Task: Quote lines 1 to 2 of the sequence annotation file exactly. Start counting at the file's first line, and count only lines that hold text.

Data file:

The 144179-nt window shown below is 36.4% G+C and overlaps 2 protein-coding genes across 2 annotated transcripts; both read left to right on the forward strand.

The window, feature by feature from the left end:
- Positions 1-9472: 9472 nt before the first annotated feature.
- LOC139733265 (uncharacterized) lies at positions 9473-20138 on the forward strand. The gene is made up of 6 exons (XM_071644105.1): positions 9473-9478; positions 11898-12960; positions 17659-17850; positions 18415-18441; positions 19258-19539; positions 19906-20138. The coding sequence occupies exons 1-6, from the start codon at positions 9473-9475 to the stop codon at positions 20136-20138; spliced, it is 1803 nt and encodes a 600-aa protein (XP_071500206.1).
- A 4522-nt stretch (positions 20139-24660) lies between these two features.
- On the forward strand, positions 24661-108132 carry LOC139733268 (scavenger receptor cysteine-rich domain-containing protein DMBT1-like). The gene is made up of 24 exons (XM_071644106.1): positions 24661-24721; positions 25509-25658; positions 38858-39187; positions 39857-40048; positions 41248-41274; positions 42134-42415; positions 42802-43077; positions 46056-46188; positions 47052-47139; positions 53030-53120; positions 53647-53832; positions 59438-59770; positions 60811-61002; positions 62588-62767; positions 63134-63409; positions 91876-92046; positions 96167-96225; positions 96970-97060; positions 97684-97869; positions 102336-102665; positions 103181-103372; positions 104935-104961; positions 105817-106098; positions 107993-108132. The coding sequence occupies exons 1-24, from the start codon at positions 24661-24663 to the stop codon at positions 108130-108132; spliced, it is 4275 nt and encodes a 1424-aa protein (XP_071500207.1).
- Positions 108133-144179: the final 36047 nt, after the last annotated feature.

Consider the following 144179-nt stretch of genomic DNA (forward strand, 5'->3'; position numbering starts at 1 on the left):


The 144179-nt window shown below is 36.4% G+C and overlaps 2 protein-coding genes across 2 annotated transcripts; both read left to right on the forward strand.

The window, feature by feature from the left end: